But yeah, I'm not an expert on the compact codes either. That's why I'm hoping it can be figured out to make more advanced codes that don't require 500 lines of code. Wink


[Edit]
Wow.. just as I posted this I noticed your Edit, oops.
Intel Core i5-4670K @ 3.40GHz | 16GB (2x8GB) DDR3-1866 G.SKILL Sniper Series
AMD Radeon R9 280 @ 3 GB | 120GB SSD | Windows 7 Ultimate x64 (SP1)
Reply
#4
(10-04-2014, 02:39 PM)xRyudo Wrote: Wow.. just as I posted this I noticed your Edit, oops.

well my first post was obviously wrong...

Does it work now?
Reply
#5
From what I read(I didn't read it all),I've seen some errors.

4 type codes are always modifying 4 addresses
The second digit as you said it,is not the code type,after the digit 4 is the address of the code excluding the first digit of it.

For example:
01A00000 12345678
11A00000 12345678
21A00000 12345678

Will always be
41A00000
and will act as
21A00000


4aaaaaaa xxxxyyyy
dddddddd 00000000
Starting with the address specified by aaaaaaa, this code will write to xxxx addresses. The next address is determined by incrementing the current address by (yyyy * 4). The value specified by dddddddd is written to each calculated address. Also known as a "Patch Code."

And here is a nice tool
http://www.codemasters-project.net/porta...hp?view.43
Reply
#6
According to that tool you linked..

Code:
00501E50 000000FF
00501E51 000000FF
00501E52 000000FF
00501E53 000000FF
00501E54 000000FF
00501E55 000000FF
00501E56 000000FF
00501E57 000000FF

Becomes:

Code:
40501E50 00080000
000000FF 00000000

I'm going to test this out on a clean save, to see if it works


[Edit]

Well.... didn't work as I intended it to.

   


When I use the non condensed version of the code it works fine. This is weird though, it should definitely be working. :/
Intel Core i5-4670K @ 3.40GHz | 16GB (2x8GB) DDR3-1866 G.SKILL Sniper Series
AMD Radeon R9 280 @ 3 GB | 120GB SSD | Windows 7 Ultimate x64 (SP1)
Reply
#7
Actually that code can be reduced to this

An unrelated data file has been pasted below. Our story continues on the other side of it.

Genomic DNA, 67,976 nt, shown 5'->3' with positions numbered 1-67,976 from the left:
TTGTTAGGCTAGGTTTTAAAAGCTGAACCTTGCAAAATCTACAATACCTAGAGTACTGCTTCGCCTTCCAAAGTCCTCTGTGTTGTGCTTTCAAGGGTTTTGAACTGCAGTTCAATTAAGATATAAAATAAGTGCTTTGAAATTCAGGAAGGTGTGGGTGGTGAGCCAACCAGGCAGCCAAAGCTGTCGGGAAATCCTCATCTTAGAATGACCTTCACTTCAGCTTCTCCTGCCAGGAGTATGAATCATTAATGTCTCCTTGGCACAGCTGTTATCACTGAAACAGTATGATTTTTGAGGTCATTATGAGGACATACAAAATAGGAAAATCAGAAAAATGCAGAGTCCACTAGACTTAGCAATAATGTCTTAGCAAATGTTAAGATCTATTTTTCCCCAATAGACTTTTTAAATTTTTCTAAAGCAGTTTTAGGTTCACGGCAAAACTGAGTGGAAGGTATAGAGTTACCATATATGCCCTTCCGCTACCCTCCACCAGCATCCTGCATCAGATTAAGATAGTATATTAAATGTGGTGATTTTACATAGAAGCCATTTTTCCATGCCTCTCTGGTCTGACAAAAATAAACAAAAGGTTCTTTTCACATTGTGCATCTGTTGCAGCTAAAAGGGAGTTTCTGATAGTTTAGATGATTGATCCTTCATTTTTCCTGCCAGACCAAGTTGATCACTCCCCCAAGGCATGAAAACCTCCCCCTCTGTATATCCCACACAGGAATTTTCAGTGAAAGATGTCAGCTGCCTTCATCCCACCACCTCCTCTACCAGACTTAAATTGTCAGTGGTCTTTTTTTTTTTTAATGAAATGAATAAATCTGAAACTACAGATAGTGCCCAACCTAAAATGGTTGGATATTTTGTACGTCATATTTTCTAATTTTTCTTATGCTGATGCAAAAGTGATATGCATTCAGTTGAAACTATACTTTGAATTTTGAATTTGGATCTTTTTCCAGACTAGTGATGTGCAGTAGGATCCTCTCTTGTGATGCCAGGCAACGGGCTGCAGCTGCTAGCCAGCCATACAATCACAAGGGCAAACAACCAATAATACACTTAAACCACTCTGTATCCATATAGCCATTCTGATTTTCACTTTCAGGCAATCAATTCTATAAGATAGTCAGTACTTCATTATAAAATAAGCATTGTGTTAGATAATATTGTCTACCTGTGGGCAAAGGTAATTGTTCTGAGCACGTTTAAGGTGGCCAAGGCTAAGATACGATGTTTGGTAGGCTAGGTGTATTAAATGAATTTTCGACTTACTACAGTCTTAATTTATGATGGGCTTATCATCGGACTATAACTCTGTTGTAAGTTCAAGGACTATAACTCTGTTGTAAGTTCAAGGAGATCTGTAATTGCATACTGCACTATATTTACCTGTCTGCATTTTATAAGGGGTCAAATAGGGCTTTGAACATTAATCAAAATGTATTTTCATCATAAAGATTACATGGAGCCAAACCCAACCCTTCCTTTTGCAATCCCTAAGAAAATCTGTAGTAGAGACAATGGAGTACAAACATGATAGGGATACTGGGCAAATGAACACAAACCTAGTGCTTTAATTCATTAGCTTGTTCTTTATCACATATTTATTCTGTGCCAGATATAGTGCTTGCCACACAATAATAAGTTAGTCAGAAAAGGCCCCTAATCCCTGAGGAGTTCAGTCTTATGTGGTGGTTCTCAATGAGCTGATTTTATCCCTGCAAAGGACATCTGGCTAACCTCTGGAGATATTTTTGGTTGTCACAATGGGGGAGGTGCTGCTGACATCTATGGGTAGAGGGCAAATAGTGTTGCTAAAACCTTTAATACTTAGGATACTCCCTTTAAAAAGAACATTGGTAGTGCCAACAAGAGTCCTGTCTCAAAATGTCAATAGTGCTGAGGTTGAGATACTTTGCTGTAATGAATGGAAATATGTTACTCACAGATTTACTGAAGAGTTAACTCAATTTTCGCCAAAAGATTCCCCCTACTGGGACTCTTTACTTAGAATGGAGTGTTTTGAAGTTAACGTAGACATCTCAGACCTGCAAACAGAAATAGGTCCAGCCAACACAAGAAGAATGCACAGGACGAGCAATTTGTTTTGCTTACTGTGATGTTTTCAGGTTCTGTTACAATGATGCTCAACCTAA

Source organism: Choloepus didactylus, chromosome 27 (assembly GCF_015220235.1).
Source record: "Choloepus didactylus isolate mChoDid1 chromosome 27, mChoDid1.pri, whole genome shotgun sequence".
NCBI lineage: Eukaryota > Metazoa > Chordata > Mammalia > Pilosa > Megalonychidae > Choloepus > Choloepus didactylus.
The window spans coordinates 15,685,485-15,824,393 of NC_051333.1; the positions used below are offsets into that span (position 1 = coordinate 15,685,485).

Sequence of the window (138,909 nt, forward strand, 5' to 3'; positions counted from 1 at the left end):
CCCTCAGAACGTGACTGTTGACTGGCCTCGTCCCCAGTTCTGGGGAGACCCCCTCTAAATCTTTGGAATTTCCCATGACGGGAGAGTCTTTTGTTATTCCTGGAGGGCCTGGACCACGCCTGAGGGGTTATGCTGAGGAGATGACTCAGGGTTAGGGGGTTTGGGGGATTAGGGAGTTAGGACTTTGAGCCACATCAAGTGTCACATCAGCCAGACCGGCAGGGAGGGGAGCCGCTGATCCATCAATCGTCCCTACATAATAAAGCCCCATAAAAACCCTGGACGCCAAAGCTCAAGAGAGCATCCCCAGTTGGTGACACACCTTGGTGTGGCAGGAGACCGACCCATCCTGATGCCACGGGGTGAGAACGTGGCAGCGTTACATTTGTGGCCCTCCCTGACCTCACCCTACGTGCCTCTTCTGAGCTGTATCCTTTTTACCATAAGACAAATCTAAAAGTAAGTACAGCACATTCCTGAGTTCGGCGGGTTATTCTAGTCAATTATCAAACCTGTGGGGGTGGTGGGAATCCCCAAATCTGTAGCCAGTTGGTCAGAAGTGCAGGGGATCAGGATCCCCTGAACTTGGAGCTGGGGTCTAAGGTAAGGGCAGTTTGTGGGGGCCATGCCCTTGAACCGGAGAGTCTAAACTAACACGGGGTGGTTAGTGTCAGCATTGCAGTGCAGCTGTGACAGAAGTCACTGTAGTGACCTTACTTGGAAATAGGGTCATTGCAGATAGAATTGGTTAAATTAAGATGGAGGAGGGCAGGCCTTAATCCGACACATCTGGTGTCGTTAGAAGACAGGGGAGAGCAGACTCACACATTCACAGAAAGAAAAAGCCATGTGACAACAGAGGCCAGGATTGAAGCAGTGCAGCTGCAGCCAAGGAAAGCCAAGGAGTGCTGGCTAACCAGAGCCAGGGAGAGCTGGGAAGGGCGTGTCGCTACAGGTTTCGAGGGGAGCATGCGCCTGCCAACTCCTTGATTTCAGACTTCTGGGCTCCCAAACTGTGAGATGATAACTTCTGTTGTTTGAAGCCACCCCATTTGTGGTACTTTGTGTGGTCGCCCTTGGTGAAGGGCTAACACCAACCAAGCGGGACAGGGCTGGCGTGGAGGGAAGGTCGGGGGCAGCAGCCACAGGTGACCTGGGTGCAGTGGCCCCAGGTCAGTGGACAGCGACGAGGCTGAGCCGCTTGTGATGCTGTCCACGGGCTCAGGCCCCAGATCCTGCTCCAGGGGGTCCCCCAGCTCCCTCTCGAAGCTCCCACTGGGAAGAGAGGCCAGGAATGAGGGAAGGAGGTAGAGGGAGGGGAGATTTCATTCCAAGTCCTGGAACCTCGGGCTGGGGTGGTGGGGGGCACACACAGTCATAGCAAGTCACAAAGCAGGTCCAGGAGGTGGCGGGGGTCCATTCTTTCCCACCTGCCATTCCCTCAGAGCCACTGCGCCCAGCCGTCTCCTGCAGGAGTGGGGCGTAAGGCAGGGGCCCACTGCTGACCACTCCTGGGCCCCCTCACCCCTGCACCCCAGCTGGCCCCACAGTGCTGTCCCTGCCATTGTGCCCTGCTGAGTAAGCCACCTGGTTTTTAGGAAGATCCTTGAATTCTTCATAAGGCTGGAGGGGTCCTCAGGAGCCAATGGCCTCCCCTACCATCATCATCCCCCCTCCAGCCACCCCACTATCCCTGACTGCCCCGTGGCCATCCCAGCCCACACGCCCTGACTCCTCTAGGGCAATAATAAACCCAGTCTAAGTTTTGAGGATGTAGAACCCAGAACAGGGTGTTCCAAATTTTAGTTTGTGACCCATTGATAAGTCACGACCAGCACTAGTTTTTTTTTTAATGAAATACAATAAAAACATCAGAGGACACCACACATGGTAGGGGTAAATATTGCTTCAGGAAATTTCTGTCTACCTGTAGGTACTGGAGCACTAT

20501E50 FFFFFFFF
20501E54 FFFFFFFF

It's been a while since I make any cheats and used that program so I'm not 100% sure how it was working

When the codes you want to make a condensed code for,the address increment is 1 or 2 bytes,you must write the complete value in the row below 4
Reply
#8
Huh. That actually worked. Wonder why the tool gave me the 4XXXXXXX code instead.

I guess it's because it's not a 32-bit code but rather an 8-bit code or something.

[Edit]

Let's try this code now for Kingdom Hearts 2 (Max Stats Sora, Donald, Goofy, Mickey)

Code:
0033FEC5 00000078
0033FEC7 00000078
0033FEC9 00000078
0033FECA 00000078
0033FECB 00000078

0033FFB9 00000078
0033FFBB 00000078
0033FFBD 00000078
0033FFBE 00000078
0033FFBF 00000078

003400AD 00000078
003400AF 00000078
003400B1 00000078
003400B2 00000078
003400B3 00000078

003401A1 00000078
003401A3 00000078
003401A5 00000078
003401A6 00000078
003401A7 00000078

(Well technically it's just 120 in all stats, HP included, but I'm just using it as an example code atm.)

I think with this particular setup, you'd probably get a few lines still, because the offset values change with each character. But the increment for each Stat per character is still only 2 bytes.

I think... for the first character it would become:

Code:
2033FEC5 78787878
0033FEC5 00000078
Intel Core i5-4670K @ 3.40GHz | 16GB (2x8GB) DDR3-1866 G.SKILL Sniper Series